On this week’s episode, I fill you in on where It’s All Connected 2021 has taken me after introducing the concept in Episode 29. From Stoker, I went through many films by Guillermo del Toro and Mike Flanagan, two of the best at what they do!
I’ve been watching a lot of animated comic-based movies lately for a top secret project (not really, it’s a list of good and bad straight-to-DVD superhero cartoons). With the holidays and Netflix not being able to ship me the Christmas movies I wanted to check out like Santa Claus: The Movie, I ended up with a stack of these things and figured today would be a good day to go through some of them. Hey, the sooner I turn the article in the sooner I get paid.
I actually used to have a copy of Hellboy Animated: Sword Of Storms (2006) in my possession from my Wizard days. I thought I still had it, but must have passed it to someone else or put it on the free table. Anyway, after not really liking Hellboy 2, I wasn’t too interested in delving into that world anymore (yeah, I know this DVD came out before the sequel, but I hadn’t watched it yet), but I want to be complete any time I work on one of these lists, so I gave it a shot. And, as it turns out, I like this animated feature more than either movie.
Sword Of Storms captured the character of Hellboy who I love from the comics much better than the films, even though the voice cast carries over from the movies with Ron Perlman, Doug Jones and Selma Blair coming back to voice Hellboy, Abe Sapien and Liz Sherman respectively. Oh, plus, you get a nearly panel-for-panel interpretation of the “Heads” story from the Chained Coffin And Other Stories TPB, which was a nice surprise.
The animators also did a pretty good job of nailing Hellboy creator Mike Mignola’s style when it came to a few of the background and attacking characters like corpses and mummies. Aside from that, though, the animated versions of our well known heroes all looked pretty different from the comics. There’s a lot of good, weird Hellboy moments like a woman playing a stringed instrument until her fingers bleed and a talking fox that remind me more of the comics than the movies, which is nice.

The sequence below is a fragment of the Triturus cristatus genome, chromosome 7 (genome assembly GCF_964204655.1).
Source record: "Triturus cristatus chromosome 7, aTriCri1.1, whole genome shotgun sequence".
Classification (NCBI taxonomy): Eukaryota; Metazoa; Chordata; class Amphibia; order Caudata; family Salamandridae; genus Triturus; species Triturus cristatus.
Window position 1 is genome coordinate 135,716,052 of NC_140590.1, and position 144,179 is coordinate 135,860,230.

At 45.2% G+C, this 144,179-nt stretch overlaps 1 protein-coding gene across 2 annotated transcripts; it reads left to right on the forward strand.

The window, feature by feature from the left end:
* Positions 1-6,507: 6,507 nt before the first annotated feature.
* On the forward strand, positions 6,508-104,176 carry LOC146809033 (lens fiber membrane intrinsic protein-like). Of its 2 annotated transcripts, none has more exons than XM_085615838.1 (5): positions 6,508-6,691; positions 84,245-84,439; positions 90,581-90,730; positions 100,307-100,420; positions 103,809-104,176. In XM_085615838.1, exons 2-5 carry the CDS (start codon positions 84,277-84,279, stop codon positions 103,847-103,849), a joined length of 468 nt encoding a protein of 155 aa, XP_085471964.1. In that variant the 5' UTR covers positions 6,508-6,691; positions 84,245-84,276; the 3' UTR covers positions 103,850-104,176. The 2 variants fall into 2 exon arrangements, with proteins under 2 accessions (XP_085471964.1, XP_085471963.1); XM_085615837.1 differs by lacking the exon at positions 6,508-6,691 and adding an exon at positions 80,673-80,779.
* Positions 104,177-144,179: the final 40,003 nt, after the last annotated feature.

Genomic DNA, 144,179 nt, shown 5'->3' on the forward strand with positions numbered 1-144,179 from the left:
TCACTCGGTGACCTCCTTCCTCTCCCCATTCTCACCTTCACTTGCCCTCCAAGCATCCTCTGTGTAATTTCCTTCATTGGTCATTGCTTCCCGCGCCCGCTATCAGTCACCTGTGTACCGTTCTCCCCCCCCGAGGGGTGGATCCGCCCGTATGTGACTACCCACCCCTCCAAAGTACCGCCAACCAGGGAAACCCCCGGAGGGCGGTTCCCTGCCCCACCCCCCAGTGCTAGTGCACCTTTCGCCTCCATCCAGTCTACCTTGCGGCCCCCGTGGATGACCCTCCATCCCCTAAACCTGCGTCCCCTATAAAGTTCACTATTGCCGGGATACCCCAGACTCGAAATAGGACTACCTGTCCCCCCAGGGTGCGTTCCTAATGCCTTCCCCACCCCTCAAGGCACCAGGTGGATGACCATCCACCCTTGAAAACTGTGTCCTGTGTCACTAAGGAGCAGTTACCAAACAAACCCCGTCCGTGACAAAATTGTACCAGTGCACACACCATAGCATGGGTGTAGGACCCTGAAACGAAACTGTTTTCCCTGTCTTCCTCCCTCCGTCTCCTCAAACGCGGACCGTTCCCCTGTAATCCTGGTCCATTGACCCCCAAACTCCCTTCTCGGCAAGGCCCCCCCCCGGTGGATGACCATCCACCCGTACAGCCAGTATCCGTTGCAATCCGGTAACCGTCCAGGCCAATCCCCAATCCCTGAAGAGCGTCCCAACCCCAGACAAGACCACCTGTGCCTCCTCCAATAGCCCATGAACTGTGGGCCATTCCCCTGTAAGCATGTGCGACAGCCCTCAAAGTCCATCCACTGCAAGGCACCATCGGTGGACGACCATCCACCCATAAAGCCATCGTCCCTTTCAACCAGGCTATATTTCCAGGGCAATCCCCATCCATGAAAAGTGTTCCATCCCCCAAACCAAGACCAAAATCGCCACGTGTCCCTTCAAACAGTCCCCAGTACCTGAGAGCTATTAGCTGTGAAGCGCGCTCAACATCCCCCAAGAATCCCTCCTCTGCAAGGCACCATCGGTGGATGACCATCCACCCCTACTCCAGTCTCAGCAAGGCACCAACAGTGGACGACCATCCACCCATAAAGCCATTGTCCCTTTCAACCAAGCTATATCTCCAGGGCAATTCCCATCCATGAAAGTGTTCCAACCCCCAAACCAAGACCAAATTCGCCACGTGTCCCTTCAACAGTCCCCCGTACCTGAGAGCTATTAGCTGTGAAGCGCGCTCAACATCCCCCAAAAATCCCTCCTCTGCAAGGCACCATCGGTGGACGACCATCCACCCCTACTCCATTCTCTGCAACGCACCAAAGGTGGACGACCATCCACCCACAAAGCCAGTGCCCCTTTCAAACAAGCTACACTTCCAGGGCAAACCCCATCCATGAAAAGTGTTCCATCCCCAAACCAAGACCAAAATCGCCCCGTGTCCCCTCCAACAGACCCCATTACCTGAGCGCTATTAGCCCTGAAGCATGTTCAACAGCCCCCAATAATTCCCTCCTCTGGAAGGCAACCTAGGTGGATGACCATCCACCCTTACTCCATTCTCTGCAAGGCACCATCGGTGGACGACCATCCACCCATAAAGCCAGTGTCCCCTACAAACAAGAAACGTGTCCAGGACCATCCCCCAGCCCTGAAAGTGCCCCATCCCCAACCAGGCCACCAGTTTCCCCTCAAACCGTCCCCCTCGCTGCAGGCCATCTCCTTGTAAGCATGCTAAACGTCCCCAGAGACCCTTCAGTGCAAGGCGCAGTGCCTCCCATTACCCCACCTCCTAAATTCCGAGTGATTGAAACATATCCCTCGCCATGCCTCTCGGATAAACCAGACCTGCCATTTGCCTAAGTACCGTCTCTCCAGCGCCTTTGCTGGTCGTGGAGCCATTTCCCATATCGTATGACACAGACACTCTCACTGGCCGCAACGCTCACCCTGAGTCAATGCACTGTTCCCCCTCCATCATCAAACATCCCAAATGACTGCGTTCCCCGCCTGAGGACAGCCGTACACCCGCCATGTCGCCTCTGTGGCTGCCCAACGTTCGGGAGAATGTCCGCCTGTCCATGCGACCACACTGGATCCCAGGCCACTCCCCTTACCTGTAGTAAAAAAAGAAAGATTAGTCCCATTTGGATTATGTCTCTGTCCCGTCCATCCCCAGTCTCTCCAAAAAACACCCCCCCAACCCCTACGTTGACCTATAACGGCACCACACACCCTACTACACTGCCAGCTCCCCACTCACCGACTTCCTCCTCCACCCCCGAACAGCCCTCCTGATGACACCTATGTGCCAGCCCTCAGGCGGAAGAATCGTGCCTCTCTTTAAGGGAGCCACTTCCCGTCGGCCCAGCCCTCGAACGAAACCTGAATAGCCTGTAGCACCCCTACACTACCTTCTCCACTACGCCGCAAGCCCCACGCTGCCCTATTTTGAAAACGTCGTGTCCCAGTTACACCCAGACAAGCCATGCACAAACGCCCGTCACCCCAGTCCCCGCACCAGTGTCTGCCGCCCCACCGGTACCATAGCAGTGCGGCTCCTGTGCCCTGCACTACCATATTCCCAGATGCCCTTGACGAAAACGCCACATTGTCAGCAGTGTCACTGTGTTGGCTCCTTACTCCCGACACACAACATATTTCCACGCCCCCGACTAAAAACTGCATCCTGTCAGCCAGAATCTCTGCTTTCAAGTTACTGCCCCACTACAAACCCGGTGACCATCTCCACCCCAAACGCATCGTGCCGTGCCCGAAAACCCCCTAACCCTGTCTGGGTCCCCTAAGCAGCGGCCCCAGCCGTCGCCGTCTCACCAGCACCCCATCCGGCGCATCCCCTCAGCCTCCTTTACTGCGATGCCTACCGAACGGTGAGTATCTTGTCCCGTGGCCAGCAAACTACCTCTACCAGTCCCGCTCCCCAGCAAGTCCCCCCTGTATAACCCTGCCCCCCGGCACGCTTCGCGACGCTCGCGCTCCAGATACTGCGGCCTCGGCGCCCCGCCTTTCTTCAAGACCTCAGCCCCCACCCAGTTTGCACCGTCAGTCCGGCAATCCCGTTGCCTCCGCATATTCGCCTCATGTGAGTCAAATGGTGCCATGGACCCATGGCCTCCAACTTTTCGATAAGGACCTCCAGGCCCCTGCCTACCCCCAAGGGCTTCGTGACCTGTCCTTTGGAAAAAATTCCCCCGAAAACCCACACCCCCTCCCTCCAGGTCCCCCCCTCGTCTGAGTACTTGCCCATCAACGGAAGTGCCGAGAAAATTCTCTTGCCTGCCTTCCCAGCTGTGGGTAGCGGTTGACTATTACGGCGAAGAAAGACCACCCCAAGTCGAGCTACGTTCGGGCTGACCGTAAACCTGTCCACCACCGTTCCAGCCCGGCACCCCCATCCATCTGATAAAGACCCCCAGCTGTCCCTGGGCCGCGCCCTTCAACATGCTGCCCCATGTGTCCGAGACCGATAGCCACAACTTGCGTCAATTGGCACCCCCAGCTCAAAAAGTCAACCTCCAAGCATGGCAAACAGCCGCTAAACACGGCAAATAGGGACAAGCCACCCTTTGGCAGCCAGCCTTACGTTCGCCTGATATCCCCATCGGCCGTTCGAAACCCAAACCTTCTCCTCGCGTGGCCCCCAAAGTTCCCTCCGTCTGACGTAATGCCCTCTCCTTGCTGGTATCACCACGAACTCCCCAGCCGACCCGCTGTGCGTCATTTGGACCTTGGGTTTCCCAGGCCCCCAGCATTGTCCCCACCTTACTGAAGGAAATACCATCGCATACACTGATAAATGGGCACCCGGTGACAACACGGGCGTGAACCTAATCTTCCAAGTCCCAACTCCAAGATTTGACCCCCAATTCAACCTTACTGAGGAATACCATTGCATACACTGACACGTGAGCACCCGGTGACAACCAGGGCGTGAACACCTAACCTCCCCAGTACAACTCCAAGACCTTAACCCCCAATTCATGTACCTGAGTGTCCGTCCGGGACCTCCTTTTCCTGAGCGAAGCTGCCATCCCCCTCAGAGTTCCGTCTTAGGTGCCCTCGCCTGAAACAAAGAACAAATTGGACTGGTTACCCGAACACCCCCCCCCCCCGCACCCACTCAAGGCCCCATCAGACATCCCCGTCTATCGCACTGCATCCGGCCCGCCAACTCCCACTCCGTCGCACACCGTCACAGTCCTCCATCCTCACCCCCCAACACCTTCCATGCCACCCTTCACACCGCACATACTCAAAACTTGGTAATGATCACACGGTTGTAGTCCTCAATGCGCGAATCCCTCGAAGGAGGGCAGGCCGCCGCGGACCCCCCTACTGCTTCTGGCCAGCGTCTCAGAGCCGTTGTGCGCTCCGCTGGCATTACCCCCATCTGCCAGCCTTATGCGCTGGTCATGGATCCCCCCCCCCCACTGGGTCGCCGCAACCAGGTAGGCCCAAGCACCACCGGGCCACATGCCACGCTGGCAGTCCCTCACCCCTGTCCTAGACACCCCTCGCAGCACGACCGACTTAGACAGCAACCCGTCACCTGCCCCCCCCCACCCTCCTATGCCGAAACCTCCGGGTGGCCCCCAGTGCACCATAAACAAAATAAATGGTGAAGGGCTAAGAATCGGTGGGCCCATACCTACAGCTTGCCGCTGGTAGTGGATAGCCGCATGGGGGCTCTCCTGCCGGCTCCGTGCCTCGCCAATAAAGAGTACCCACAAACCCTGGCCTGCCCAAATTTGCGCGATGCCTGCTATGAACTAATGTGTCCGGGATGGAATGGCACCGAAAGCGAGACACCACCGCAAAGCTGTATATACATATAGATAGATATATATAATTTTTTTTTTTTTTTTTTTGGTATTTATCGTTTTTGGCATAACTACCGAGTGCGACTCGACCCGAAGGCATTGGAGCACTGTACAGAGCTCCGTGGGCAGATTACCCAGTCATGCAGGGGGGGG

Plus, Kate Spencer is actually in this one and she’s voiced by Roz from Frasier, also known as Peri Gilpin. I will say that the movie felt a little long and somewhat aimless at times, though that might be more a product of the comic-like story and Hellboy’s wandering journey through some kind of ghost dimension. Oh, and there’s a psychic B.P.R.D. agent who I wanted to punch in the face because he was too cartoony and over-the-top. Had they toned him down a bit, I think the overall film would have been much better.
Up next on the double feature was Batman: Mystery Of The Batwoman from 2003, which I didn’t find nearly as fun or entertaining as Sword Of Storms. See, the plot almost exactly follows that other Batman animated movie Mask Of The Phantasm, which I didn’t like much either.
See, Batwoman’s out there causing trouble and it just has to be one of the three new female characters introduced in the first 15 or so minutes of the movie. Batman also seems to fall for the most obvious person potentially responsible without really questioning it or looking into it too much. And guess what, he’s right because SPOILER WARNING it’s all three of the new female characters wearing the costume. I didn’t see that coming by any stretch, but it also wasn’t that surprising because you KNOW it’s got to be one of the three female characters.
There were some fun fight scenes and action sequences, but overall it just wasn’t all that fun to watch. Plus, they decided to cast David Ogden Stiers as the Penguin and redesign him while all the other characters retained their voice actors and the appearance they had in the Animated Series’ later relaunch. I will say that the design on the Batwoman costume was fun, even though it’s really really similar to the on from Batman Beyond. It should be noted that TAS masterminds Paul Dini and Bruce Timm had nothing to do with this movie, at least as far as the credits on IMDb go, so that might explain why the quality isn’t as high as those cartoons. Ah well, it wasn’t a complete waste of time and definitely isn’t the worst of the animated bunch I’ve ever seen. Hopefully everything from here will at least be a little better though.